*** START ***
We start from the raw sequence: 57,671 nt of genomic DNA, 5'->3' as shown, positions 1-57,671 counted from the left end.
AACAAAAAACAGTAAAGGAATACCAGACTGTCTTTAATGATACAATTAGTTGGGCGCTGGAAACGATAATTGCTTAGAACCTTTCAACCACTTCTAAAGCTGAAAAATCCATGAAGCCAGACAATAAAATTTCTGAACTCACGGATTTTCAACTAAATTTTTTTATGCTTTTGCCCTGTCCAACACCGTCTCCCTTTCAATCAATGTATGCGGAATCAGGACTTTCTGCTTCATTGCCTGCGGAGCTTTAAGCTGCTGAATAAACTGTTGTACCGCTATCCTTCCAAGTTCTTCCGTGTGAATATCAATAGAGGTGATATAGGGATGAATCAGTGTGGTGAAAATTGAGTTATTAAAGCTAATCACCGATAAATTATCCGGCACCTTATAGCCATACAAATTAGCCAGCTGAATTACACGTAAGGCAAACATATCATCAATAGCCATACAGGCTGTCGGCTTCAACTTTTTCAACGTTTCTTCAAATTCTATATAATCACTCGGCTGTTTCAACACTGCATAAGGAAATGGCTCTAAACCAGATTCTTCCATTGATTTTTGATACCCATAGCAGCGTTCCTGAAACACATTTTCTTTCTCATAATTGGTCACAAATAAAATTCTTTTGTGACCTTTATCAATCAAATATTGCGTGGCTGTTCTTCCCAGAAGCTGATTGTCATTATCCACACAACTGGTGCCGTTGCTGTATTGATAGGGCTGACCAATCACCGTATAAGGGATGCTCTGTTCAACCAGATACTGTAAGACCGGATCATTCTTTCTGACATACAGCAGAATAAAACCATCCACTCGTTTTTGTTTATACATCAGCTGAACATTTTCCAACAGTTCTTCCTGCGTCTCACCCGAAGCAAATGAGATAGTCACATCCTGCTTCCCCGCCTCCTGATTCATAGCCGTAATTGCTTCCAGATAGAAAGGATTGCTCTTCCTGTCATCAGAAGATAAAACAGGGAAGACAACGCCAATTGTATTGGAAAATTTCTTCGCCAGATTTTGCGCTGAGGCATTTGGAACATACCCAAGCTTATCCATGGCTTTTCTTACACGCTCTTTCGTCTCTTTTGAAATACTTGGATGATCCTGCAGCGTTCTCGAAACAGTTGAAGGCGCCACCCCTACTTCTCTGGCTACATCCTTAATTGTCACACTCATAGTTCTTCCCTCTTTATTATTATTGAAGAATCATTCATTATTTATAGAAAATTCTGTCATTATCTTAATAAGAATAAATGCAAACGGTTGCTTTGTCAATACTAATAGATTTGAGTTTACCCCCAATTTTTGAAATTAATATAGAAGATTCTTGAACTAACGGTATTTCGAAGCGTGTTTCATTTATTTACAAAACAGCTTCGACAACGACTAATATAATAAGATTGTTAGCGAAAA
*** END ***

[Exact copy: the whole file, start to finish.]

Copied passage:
We start from the raw sequence: 57,671 nt of genomic DNA, 5'->3' as shown, positions 1-57,671 counted from the left end.
AACAAAAAACAGTAAAGGAATACCAGACTGTCTTTAATGATACAATTAGTTGGGCGCTGGAAACGATAATTGCTTAGAACCTTTCAACCACTTCTAAAGCTGAAAAATCCATGAAGCCAGACAATAAAATTTCTGAACTCACGGATTTTCAACTAAATTTTTTTATGCTTTTGCCCTGTCCAACACCGTCTCCCTTTCAATCAATGTATGCGGAATCAGGACTTTCTGCTTCATTGCCTGCGGAGCTTTAAGCTGCTGAATAAACTGTTGTACCGCTATCCTTCCAAGTTCTTCCGTGTGAATATCAATAGAGGTGATATAGGGATGAATCAGTGTGGTGAAAATTGAGTTATTAAAGCTAATCACCGATAAATTATCCGGCACCTTATAGCCATACAAATTAGCCAGCTGAATTACACGTAAGGCAAACATATCATCAATAGCCATACAGGCTGTCGGCTTCAACTTTTTCAACGTTTCTTCAAATTCTATATAATCACTCGGCTGTTTCAACACTGCATAAGGAAATGGCTCTAAACCAGATTCTTCCATTGATTTTTGATACCCATAGCAGCGTTCCTGAAACACATTTTCTTTCTCATAATTGGTCACAAATAAAATTCTTTTGTGACCTTTATCAATCAAATATTGCGTGGCTGTTCTTCCCAGAAGCTGATTGTCATTATCCACACAACTGGTGCCGTTGCTGTATTGATAGGGCTGACCAATCACCGTATAAGGGATGCTCTGTTCAACCAGATACTGTAAGACCGGATCATTCTTTCTGACATACAGCAGAATAAAACCATCCACTCGTTTTTGTTTATACATCAGCTGAACATTTTCCAACAGTTCTTCCTGCGTCTCACCCGAAGCAAATGAGATAGTCACATCCTGCTTCCCCGCCTCCTGATTCATAGCCGTAATTGCTTCCAGATAGAAAGGATTGCTCTTCCTGTCATCAGAAGATAAAACAGGGAAGACAACGCCAATTGTATTGGAAAATTTCTTCGCCAGATTTTGCGCTGAGGCATTTGGAACATACCCAAGCTTATCCATGGCTTTTCTTACACGCTCTTTCGTCTCTTTTGAAATACTTGGATGATCCTGCAGCGTTCTCGAAACAGTTGAAGGCGCCACCCCTACTTCTCTGGCTACATCCTTAATTGTCACACTCATAGTTCTTCCCTCTTTATTATTATTGAAGAATCATTCATTATTTATAGAAAATTCTGTCATTATCTTAATAAGAATAAATGCAAACGGTTGCTTTGTCAATACTAATAGATTTGAGTTTACCCCCAATTTTTGAAATTAATATAGAAGATTCTTGAACTAACGGTATTTCGAAGCGTGTTTCATTTATTTACAAAACAGCTTCGACAACGACTAATATAATAAGATTGTTAGCGAAAA